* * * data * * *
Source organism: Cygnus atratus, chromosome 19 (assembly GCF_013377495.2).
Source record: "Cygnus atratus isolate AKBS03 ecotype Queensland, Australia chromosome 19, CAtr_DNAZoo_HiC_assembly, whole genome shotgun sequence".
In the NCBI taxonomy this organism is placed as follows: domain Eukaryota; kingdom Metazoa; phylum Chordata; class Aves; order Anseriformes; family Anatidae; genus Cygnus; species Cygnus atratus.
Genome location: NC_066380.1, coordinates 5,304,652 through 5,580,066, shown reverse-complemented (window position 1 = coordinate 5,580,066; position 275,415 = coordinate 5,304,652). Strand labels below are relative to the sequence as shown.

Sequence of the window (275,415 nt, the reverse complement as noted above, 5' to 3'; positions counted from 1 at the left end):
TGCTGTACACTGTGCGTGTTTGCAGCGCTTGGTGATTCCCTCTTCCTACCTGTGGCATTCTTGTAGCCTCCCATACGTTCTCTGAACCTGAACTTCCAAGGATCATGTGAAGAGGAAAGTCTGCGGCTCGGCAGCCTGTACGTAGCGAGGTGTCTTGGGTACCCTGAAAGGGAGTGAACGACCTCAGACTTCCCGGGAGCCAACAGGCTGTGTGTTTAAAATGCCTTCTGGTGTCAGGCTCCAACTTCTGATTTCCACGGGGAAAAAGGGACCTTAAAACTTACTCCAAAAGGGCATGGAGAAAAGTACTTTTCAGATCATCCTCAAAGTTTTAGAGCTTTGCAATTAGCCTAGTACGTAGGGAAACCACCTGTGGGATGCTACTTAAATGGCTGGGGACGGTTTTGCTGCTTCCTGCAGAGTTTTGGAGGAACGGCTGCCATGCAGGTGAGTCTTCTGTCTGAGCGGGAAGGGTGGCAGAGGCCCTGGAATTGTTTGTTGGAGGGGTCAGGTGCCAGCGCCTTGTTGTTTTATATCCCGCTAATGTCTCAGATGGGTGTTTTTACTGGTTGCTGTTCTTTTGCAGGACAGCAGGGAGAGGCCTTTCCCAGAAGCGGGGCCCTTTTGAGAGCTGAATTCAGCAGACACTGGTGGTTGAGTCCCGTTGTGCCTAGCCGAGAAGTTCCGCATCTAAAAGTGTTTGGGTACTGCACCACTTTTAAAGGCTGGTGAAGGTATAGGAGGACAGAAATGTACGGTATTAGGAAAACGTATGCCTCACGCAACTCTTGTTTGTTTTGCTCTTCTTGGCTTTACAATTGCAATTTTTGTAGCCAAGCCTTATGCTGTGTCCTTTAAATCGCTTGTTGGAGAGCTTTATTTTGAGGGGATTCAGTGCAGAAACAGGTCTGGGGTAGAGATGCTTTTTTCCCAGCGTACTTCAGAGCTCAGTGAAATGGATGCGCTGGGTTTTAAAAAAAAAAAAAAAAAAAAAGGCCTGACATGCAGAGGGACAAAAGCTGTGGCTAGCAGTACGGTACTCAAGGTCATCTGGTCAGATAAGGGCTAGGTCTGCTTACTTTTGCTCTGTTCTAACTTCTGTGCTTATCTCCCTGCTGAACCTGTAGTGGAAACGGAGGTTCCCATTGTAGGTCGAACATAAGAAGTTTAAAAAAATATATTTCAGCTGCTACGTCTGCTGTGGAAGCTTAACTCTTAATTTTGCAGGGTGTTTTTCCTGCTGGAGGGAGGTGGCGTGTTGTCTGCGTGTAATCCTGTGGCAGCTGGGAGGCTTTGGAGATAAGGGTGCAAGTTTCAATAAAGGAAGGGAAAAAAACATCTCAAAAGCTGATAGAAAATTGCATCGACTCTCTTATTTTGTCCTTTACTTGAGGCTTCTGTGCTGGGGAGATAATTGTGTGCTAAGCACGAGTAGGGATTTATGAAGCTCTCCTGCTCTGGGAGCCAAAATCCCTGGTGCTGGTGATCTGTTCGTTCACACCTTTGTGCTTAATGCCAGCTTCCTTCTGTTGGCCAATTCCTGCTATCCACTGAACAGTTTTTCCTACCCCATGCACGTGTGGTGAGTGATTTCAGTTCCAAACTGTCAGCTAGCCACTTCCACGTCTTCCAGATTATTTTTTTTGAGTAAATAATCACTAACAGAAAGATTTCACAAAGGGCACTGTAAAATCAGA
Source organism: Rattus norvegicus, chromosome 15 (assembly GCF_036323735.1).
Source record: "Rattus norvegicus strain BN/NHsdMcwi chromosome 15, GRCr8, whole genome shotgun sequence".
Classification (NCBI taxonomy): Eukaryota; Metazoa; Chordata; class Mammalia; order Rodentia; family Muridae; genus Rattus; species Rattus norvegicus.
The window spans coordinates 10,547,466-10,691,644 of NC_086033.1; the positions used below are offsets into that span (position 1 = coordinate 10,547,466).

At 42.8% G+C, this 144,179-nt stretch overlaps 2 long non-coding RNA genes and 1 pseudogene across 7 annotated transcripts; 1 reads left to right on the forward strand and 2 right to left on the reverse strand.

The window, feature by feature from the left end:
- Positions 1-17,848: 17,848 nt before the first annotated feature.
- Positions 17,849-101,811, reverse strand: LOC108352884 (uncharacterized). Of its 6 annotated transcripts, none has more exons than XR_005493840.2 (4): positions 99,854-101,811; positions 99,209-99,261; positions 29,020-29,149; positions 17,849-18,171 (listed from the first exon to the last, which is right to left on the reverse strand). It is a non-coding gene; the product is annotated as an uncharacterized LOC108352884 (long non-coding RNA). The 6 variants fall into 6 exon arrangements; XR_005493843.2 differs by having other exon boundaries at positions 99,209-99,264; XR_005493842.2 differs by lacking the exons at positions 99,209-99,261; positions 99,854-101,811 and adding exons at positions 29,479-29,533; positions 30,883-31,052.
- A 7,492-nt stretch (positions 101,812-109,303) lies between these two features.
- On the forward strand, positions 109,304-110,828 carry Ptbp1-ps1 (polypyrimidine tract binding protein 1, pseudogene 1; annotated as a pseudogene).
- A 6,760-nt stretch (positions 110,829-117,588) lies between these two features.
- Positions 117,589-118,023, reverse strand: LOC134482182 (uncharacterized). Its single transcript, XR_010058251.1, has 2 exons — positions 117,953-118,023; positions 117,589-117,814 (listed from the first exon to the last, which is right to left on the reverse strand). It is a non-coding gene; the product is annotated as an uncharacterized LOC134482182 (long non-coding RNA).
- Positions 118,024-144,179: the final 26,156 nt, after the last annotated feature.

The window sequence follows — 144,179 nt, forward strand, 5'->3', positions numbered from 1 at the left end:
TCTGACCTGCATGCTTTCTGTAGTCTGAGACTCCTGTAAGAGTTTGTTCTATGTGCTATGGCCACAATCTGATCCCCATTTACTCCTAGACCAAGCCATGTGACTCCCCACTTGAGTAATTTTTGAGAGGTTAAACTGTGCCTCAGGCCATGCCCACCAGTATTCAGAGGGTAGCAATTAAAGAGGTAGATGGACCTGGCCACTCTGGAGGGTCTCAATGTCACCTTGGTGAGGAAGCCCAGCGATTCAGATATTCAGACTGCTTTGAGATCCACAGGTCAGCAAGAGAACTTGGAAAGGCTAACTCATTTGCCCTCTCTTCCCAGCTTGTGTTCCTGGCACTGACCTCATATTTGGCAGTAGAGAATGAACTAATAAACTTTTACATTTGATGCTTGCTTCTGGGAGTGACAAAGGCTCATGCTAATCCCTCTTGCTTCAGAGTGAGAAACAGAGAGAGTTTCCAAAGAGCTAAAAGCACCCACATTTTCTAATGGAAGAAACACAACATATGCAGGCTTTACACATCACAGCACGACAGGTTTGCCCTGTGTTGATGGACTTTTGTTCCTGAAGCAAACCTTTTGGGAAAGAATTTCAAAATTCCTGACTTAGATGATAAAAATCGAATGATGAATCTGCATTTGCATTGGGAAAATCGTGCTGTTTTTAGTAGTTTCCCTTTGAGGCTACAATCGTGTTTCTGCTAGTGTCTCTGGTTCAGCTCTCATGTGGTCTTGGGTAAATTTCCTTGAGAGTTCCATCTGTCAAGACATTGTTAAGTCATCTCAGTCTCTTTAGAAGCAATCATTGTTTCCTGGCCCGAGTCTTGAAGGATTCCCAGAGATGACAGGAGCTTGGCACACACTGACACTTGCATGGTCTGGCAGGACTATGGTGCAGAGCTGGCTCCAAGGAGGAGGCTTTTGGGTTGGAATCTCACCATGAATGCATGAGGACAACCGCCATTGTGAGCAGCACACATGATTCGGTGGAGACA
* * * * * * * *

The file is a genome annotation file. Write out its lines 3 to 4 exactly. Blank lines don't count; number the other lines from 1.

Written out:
In the NCBI taxonomy this organism is placed as follows: domain Eukaryota; kingdom Metazoa; phylum Chordata; class Aves; order Anseriformes; family Anatidae; genus Cygnus; species Cygnus atratus.
Genome location: NC_066380.1, coordinates 5,304,652 through 5,580,066, shown reverse-complemented (window position 1 = coordinate 5,580,066; position 275,415 = coordinate 5,304,652). Strand labels below are relative to the sequence as shown.